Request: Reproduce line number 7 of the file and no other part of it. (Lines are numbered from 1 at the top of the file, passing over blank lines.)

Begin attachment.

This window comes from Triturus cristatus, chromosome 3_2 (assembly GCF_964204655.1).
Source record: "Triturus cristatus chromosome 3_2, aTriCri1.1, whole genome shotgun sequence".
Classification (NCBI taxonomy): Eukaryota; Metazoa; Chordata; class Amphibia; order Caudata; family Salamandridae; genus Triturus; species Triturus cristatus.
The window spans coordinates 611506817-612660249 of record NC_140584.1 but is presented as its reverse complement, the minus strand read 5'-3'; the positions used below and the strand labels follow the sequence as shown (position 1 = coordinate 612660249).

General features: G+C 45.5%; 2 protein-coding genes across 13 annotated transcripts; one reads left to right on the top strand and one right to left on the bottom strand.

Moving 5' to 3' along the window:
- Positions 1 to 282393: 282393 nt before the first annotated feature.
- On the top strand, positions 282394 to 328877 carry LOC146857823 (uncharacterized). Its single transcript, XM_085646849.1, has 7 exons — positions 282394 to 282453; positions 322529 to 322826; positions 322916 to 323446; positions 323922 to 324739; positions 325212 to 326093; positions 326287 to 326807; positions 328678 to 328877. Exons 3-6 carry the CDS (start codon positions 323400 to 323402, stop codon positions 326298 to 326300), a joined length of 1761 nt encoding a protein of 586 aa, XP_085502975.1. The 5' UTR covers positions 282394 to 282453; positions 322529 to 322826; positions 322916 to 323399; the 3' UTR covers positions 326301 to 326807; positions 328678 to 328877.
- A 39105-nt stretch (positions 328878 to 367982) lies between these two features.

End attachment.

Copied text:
- Positions 1 to 282393: 282393 nt before the first annotated feature.